However, we have planned to do it one at a time, completing the task in the next 10 months. Our first health check activity was in a small village of Sambhaoli near Hapur (UP), which surprisingly saved a couple of lives, for people who were nearing a heart attack.
Children in these rural areas were benefitted the most as they went through a regular health check the way children from an urban community do in the metropolitan cities of the country. People have really been happy with our co-ordination and the human intervention through which we assist them every time they call our helpline numbers to describe the symptoms, and we finally suggest them the right doctor for the same.
We are now also exploring the scope of manufacturing sanitary napkins and sell it door-to-door at the cost price, simply as an initiative for better rural hygiene. Currently, we direct them to the right doctors but we now want to become a significant contributor by increasing their education towards maintaining good hygiene. This would also include a small program of women’s empowerment by hiring one woman from every village to manage our ongoing operations in that particular area so that our 360 degree presence remains for good. Water, sanitation and hygiene education is what we have successfully delivered and would continue delivering it in a more structured manner once we figure out the needs and demands of more people.
What is your role in the Swachh Bharat Abhiyan campaign?
Tanay Tulsaney: We have currently tied up with a new venture named ujosho.com started by Abhishek Marwaha. Keeping in mind the fact that people litter and spit out of taxis, cars and other public transport, he started selling disposable bins at a very cheap price and he calls it a core common sense-based solution. We would shortly work collaboratively in educating people to help each other maintain better hygiene and a cleaner country. We appreciate working with like minded people and better talent just because we want to attain the change in society sooner as this social cause matters a lot.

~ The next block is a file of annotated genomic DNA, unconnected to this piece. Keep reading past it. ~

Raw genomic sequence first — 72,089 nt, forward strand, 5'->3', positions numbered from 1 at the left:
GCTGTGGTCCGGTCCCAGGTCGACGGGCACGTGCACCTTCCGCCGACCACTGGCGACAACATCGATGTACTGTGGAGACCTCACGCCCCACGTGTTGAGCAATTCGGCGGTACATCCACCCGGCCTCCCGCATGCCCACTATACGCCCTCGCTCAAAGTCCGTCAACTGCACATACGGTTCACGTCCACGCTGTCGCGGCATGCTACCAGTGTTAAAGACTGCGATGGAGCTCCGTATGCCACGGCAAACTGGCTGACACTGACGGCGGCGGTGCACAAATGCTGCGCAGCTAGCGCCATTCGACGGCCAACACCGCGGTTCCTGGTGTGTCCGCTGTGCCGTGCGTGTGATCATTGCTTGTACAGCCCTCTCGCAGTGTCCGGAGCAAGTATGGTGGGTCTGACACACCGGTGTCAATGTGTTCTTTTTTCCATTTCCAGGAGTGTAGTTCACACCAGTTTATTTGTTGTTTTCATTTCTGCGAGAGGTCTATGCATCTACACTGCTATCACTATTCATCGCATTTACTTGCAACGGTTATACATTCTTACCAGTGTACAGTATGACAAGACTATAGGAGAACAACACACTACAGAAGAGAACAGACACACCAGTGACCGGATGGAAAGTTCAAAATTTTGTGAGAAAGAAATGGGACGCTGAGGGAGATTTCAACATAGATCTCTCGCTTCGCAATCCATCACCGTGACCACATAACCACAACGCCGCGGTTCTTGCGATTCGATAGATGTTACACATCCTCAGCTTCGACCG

It gave us immense satisfaction when we read the prime minister talking about creating portable toilets in the villages across the country, and it felt as if it is our voice and our reach that has helped the ruling party understand the need of community hygiene treating it as important as the economic, social and cultural factors of the community well-being of the country.
We would treat this as an ongoing activity and keep women’s health and hygiene as an ongoing concern till we physically see a drastic change in the rural sector where we have already entered. However, when we talk about community service, we would also concentrate equally in the health education of children. We have plans to work more for the Sambhaoli village and villages in Rohtak, and have campaigns to enter Gujarat later this year. A community’s health is our priority and especially, that of women as we consider each and every one of them special.
Image of a word cloud via Shutterstock
Nalanda Tambe is a freelance journalist, post-graduate in communication studies and author of the